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Franz SCHUBERT (1797-1828)
Sonata Arpeggione for cello and piano, D821 (1824) [26:25]
Sergei RACHMANINOV (1873-1943)
Sonata for cello and piano in G minor, op.19 (1901) [39:24]
Jonathan Swensen (cello)
Filip Strauch (piano)
rec. Studio Hall of The Royal Danish Academy of Music, Copenhagen, 2016/18

Like many people of my age who were discovering classical music in the early 1970s, I first came across Franz Schubert’s delightful ‘Sonata Arpeggione for cello and piano’, D821 (1824) on a Decca recording (SXL 6426) made by the magnificent combination of Mstislav Rostropovich and Benjamin Britten. It had the added value of being coupled with Frank Bridge’s powerful Cello Sonata completed in 1917 and providing an enigmatic balance between ‘pastoralism’ and an exploration of a more recent European expressionism. Readers will forgive me if I admit that this recital has followed me since I bought the LP second-hand around 1971 and replaced it with the CD when it was released in 1995. I have not had recourse to any other version over the past 47 years. Neither have I heard this work played on the original ‘arpeggione.’

The Sonata was composed in 1824 at the behest of Vincenz Schuster, who was a virtuoso of the guitar-like instrument. Most subsequent performances have been played on the cello, as enthusiasm for the arpeggione had waned by the time Schubert’s work was published posthumously in 1871. The Sonata is full of splendid melodies, which seem to unfold one after the other. The opening theme is wistful, the adagio, hymn-like and the final allegretto is full of contrast and interest.

So, it is good to come across a version of this work which I thoroughly enjoyed. I shall still regard the Rostropovich/Britten as my ideal, but I cannot fault the playing or the interpretation given by Jonathan Swensen and Filip Strauch. They present this music thoughtfully and with little attempt at providing anything other the preservation of the charming and well-managed naivete of this music.

A different story applies to my discovery of the Rachmaninov Sonata for cello and piano: I picked up on a performance by Paul Tortelier on Radio 3. The wonders of the internet suggest that this was probably part of the ‘Composer of the Week’ broadcast over the Christmas period of 1972. Although I cannot recall the details, it was most likely played from the HMV LP ASD 2587 with Aldo Ciccolini on the piano. I was bowled over by the entire work and felt that it was a chamber ‘pendant’ to my then recent discovery of the Rach.2 Piano Concerto. Pocket money (lack of) prevented me from buying this album. It struck a chord, and I did hear it on the wireless a few more times. I never subsequently bought a recording of this work but did have the opportunity to review Philip Handy’s reading (VIF RECORDS VRCD082) in 2013.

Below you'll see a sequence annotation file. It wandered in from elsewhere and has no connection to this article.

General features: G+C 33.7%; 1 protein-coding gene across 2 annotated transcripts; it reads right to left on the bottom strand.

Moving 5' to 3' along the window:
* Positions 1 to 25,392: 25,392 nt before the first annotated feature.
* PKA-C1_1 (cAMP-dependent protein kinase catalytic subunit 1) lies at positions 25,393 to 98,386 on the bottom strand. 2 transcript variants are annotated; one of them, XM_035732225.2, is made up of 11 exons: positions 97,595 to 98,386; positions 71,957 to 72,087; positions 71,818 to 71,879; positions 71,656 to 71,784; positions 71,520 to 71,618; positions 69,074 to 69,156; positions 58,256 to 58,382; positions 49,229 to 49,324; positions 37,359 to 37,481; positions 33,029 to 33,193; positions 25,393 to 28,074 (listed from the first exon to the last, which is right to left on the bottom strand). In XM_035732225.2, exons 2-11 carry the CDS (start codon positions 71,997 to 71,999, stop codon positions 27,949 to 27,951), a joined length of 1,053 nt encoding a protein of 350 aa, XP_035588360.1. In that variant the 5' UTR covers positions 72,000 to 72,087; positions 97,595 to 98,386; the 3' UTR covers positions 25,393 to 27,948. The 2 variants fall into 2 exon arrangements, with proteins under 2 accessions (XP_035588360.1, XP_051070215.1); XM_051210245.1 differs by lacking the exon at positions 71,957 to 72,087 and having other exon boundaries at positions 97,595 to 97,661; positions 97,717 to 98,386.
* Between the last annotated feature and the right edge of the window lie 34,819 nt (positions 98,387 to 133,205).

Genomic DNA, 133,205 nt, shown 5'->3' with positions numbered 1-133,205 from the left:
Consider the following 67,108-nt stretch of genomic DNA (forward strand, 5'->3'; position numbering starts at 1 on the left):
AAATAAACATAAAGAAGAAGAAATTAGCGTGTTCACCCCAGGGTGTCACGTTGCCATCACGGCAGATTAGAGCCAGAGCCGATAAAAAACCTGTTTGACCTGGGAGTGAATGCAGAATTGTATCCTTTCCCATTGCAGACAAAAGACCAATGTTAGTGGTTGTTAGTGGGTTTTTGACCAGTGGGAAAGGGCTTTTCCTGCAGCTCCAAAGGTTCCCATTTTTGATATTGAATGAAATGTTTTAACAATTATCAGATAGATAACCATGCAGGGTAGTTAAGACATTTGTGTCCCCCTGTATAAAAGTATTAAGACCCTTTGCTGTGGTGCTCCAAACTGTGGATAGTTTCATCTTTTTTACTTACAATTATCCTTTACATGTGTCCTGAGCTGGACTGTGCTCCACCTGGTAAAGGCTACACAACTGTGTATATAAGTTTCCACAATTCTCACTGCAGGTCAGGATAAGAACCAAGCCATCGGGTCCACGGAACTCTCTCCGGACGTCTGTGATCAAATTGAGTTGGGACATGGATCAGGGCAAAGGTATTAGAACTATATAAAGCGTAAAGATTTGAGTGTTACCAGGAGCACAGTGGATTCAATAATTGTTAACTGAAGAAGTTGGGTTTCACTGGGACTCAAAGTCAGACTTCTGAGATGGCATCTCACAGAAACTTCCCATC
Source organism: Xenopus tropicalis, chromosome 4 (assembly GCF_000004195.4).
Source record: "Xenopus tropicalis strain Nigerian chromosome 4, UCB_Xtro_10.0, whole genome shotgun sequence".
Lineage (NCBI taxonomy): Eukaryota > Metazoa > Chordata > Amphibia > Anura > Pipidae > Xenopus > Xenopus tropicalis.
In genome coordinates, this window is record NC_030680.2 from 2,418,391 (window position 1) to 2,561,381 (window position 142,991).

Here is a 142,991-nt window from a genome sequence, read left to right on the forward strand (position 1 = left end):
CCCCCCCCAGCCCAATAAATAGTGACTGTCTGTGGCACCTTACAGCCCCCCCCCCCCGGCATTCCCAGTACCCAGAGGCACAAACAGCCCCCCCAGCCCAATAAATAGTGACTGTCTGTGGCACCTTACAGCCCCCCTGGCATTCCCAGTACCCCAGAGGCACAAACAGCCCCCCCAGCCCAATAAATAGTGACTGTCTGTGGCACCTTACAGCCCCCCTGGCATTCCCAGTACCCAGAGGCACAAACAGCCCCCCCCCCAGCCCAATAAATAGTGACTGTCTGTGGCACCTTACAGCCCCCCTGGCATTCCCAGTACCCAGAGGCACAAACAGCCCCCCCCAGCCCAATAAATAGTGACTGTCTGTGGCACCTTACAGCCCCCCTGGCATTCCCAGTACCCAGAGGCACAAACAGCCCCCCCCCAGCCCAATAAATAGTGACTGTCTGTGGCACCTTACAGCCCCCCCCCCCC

Rachmaninov’s Cello Sonata was composed at the turn of the 20th century, receiving its premiere on 2 December 1901. I have long thought that two things predominate in this work. Firstly, the piano part could tend to dominate, having a huge part in the proceedings. So much so, that it often seems as if the cello is providing a kind of ‘continuo’ for the piano. Much of the pianism seems to echo Rach. 2. The other ‘strange’ feature of this sonata is that it almost seems to be a concerto. I have written before that if you half shut your eyes and imagine, your mind will supply the orchestral background. It is also a feature of much of Rachmaninov’s solo piano music.

The Sonata is presented in four contrasting movement. The dynamic ‘scherzo’ is placed second whilst the ‘andante’ features music that is both introspective and highly-charged with romance and passion. Both players have managed to avoid the pitfalls of making this sonata into one for piano with a cello ‘obligato’.

I’m not too sure about the CD artwork, however. On the rear cover, both gentlemen appear to be raising their eyes heavenward for inspiration, whereas on the front, only the cellist is seeking divine aid. Strauch looks as if he is having a sulk. As seems to be the case with so many liner notes these days, the font is miniscule. Fortunately, I had a .pdf file provided, so I was able to discover that there is precious little discussion about the music, but considerably more about the soloists and their working relationship. I guess programme notes for these two works are easy to find on the ‘net, however I do think there ought to be something about the works given here.

This present CD is the debut recording of both musicians. They met the Royal Academy of Music in Copenhagen in 2014 and subsequently had a successful recital career around the world and in the television studios. It is a well-played disc that is surely an auspicious start to their recording career.

John France


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